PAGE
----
This article contains the SQL CREATE DATABASE syntax, as implemented by various database management systems (DBMSs). The syntax is listed exactly as each vendor has listed it on their website. Click on the applicable link to view more detail about the syntax for a particular vendor.
Different database management systems define schema in their own way. This can make it difficult for database developers to work out exactly what a schema is – especially when switching between different DBMSs.
This article provides definitions used by the three leading database systems.
Ever since its early days, there’s confusion over how to pronounce SQL. If you’ve ever worked in a large team of SQL developers, you might’ve heard some developers pronouncing it as “S-Q-L” or “ess-que-ell” [ ˈɛs kjuː ˈɛl ] and others using “sequel” [ ˈsiːkwəl ].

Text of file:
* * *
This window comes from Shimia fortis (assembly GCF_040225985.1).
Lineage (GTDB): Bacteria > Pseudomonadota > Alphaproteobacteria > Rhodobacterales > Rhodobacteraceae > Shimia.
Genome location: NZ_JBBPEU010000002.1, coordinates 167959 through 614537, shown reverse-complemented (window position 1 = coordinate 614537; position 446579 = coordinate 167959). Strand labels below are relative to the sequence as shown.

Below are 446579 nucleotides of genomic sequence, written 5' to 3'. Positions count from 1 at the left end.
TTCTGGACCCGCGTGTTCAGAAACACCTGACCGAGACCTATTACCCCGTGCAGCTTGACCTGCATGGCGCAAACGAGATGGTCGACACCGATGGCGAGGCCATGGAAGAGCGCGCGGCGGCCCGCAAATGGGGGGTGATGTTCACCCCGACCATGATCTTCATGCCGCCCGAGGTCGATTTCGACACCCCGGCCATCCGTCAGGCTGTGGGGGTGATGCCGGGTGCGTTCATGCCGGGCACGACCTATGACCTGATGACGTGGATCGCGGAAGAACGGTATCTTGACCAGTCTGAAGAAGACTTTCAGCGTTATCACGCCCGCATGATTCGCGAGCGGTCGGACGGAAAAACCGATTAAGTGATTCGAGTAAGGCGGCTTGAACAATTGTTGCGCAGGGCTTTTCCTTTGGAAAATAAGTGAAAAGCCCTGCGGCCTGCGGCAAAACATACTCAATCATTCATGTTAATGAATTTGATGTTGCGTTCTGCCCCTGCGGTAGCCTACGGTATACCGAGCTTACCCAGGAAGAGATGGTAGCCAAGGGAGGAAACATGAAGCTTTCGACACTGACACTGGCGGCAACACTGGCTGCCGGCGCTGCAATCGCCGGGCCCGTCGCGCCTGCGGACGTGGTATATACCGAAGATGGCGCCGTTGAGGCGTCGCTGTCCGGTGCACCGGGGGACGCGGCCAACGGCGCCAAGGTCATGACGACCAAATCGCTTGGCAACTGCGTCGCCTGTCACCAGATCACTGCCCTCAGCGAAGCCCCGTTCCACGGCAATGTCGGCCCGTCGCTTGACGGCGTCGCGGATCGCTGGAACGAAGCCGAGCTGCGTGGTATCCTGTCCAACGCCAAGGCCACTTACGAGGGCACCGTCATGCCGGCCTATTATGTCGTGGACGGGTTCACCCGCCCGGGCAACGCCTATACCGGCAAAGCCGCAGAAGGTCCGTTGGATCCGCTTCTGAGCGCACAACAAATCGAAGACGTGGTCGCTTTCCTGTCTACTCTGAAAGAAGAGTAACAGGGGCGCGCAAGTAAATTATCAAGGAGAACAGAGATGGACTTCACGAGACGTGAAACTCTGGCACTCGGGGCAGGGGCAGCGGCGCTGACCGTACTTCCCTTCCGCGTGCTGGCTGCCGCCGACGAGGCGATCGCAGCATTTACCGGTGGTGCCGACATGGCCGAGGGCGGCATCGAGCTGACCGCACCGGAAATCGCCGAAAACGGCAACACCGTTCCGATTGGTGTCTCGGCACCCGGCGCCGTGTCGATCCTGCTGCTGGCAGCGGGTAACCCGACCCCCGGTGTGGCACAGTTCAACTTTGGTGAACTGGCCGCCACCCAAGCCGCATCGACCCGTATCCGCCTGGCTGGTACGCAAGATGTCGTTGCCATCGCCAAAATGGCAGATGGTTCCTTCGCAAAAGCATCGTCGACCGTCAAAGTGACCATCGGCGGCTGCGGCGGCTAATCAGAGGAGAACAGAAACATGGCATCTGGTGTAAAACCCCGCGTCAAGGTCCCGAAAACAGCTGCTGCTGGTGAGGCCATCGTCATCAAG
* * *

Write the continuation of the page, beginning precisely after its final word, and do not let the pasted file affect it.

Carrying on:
And the confusion extends itself to commercial and open source products too. Any mispronunciation will extend itself to products such as SQL Server and MySQL, not to mention product tools and features such as MySQL Workbench, mysqladmin, mysqldump, and Access’s SQL view, to name a few.
When trying to decide which one to use, a side-by-side comparison of the technical specifications of each system can help greatly. Below is a side-by-side comparison of some of the technical limitations of each system.
SQL Server is a relational database management system (RDBMS) developed by Microsoft. It is Microsoft’s enterprise level RDBMS offering, and is a more sophisticated and robust system than Access, which has traditionally been a desktop system.
SQL Server is a client-server based system, which means that it operates as a server, typically containing many databases, with multiple clients accessing the databases from across a network. These clients are often other applications (such as a website or CRM system). This is in contrast to desktop systems, where the database will often (but not necessarily) reside on the user’s computer.